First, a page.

WorkMatters Tips Issue #5 – October 10, 2006
Publisher: Gayle Lantz mailto:Gayle@GayleLantz.com
A quick tip to help leaders and executives who need to motivate
their teams and themselves, and catapult their business.
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Not Another Meeting
Help!I’m stuck in another meeting! One of the biggest complaints I hear from clients is they have to attend too many meetings. Not only that, but many of those meetings are not as productive as they should be.
Whether you’re running the meeting yourself or you’re at the mercy of someone else in charge, make sure you really need to be there. And if so, make it count.
Before the meeting ask:
"What do I (or we) want to happen as a result of this meeting?"
"Do I really need to be in this meeting?"
Be honest with yourself. Your time may actually be better spent elsewhere. Make sure you’re attending for the right reason: to make a difference in accomplishing an objective where your knowledge, experience, perspective or insights are most needed.
Here are some of the unspoken (and sometimes spoken) dangerous motivations for attending meetings.
* Need to feel important
Check your ego. Sometimes people like to participate in meetings simply because it makes them feel important. They believe their presence and contribution are critical when, in fact, that may not be true.
* Don’t want to miss anything
If you just like knowing what’s going on, get the highlights from a colleague who attended the meeting.
* Avoiding other work
Meetings are great excuses for not being able to get your most important work done. Don’t blame your meeting.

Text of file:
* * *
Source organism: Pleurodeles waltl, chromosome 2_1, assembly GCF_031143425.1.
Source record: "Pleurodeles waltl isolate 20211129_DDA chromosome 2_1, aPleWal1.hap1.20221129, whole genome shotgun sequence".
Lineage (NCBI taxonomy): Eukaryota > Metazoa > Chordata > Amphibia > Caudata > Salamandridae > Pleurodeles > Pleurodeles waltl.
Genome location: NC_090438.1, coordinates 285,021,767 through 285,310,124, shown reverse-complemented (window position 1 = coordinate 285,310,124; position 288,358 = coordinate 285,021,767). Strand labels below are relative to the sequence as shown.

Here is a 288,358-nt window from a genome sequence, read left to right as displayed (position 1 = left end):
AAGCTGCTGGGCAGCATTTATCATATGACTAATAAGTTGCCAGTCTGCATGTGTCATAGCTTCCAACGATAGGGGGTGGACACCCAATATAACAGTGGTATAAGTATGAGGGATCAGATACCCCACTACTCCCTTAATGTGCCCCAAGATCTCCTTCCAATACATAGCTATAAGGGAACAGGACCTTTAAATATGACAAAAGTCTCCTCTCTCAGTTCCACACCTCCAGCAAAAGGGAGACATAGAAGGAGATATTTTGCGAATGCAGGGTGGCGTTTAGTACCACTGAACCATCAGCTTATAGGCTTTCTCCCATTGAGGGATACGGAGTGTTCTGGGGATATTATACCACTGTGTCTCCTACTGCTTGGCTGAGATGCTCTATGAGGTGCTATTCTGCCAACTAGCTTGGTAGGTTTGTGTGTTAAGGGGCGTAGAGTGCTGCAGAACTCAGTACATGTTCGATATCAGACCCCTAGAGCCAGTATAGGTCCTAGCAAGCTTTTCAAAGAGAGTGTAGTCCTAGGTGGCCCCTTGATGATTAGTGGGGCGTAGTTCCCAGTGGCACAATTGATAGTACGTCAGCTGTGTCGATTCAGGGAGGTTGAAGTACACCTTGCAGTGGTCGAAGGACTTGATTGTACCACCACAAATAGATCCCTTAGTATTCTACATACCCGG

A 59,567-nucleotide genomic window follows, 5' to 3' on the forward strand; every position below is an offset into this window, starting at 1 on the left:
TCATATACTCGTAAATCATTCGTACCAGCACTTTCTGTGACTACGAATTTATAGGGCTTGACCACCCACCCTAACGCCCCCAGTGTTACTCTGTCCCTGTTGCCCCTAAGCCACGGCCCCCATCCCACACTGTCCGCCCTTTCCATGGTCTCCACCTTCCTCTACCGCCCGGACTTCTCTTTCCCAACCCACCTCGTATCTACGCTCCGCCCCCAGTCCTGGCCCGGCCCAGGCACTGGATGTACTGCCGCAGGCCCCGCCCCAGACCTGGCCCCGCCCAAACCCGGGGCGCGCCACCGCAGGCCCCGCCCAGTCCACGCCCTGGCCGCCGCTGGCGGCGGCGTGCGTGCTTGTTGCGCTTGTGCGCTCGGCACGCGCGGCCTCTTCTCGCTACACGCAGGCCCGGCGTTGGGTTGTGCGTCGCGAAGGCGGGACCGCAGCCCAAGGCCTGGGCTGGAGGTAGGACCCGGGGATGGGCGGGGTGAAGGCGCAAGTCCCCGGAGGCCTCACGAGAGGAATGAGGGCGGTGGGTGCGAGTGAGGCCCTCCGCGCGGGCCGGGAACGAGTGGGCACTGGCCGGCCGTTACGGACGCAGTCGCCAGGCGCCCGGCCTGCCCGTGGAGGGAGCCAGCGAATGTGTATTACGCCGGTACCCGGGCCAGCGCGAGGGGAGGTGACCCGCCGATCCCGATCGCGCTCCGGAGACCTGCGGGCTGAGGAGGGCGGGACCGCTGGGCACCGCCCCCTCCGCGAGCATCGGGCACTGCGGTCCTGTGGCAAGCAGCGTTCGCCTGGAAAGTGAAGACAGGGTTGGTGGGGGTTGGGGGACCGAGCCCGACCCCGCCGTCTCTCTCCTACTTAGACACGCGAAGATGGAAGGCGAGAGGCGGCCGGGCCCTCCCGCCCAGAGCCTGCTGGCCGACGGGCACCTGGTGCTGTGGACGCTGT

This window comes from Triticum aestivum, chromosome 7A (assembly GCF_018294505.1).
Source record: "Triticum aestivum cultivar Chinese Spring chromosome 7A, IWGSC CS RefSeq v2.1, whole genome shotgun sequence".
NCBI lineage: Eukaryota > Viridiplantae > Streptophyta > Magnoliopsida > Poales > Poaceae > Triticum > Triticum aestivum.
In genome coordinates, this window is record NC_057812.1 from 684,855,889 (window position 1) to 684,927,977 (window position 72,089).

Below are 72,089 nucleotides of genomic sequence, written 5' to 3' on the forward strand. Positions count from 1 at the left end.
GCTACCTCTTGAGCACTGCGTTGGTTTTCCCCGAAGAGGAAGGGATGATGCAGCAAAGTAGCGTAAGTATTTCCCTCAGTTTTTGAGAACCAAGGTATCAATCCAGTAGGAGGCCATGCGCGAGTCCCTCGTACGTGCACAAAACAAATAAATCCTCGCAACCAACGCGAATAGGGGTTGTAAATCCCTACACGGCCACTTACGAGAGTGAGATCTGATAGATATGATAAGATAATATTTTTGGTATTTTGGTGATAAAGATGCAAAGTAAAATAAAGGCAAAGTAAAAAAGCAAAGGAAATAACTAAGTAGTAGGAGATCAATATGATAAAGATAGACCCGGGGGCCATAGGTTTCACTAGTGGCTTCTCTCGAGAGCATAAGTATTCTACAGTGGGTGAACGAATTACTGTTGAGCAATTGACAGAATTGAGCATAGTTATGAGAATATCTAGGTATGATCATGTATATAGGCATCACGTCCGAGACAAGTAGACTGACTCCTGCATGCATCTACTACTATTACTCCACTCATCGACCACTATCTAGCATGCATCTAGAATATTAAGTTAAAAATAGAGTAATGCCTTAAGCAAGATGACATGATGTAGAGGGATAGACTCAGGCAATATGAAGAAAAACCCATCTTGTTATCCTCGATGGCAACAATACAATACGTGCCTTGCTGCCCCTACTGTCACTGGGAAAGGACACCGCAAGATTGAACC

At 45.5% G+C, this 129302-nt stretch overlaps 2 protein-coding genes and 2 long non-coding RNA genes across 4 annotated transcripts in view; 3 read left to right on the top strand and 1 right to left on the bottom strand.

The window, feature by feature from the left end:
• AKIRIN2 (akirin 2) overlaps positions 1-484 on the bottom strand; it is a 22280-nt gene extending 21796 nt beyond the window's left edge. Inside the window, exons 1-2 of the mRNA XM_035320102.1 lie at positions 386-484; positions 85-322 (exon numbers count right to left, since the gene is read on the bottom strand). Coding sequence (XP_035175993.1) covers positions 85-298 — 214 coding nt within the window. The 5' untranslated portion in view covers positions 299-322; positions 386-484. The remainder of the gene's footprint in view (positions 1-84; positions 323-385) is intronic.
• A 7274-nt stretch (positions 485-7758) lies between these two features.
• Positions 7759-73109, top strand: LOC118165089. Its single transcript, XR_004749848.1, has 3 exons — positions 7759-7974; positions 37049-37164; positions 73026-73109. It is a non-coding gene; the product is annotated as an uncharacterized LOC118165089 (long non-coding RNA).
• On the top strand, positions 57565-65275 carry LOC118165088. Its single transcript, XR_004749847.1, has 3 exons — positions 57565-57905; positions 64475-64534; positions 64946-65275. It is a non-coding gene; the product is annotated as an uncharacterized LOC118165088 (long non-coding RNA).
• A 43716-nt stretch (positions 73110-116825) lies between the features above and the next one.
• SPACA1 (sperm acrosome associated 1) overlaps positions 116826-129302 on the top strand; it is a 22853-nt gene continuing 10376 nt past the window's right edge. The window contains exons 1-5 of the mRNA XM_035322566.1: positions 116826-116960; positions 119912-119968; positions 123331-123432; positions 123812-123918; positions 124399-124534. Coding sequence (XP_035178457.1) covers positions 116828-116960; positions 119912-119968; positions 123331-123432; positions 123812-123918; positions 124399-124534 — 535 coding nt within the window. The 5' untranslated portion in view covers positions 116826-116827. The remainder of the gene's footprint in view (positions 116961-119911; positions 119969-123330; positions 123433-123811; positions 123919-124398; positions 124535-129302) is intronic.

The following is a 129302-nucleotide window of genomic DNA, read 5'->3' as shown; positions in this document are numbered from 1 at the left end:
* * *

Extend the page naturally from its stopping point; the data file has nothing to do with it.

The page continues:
* Stuck in a habit
If you think you’re meeting for the sake of meeting, do something to shake things up. Clarify what you really want out of each meeting. Break your habit. Don’t meet just because the item appears on your calendar.
* Lack of trust
If you’re the leader and you’re not there,things won’t get done…at least not as well. Right? Learn to trust others to run a productive meeting.
Yes, some meetings are inevitable, but you have more control over other meetings than you think. Running productive meetings makes a difference in your personal and company performance.
A meeting is not something to be checked off your "to-do" list. Instead, it should be a vehicle for getting results. Meet with purpose. Meet to move forward.
P.S. If meetings are driving you mad, let me know if I can help.
ON THE LIGHTER SIDE
Manager quote from a recent meeting: "We’re going to continue having these meetings, every day, until I find out why no work is getting done."
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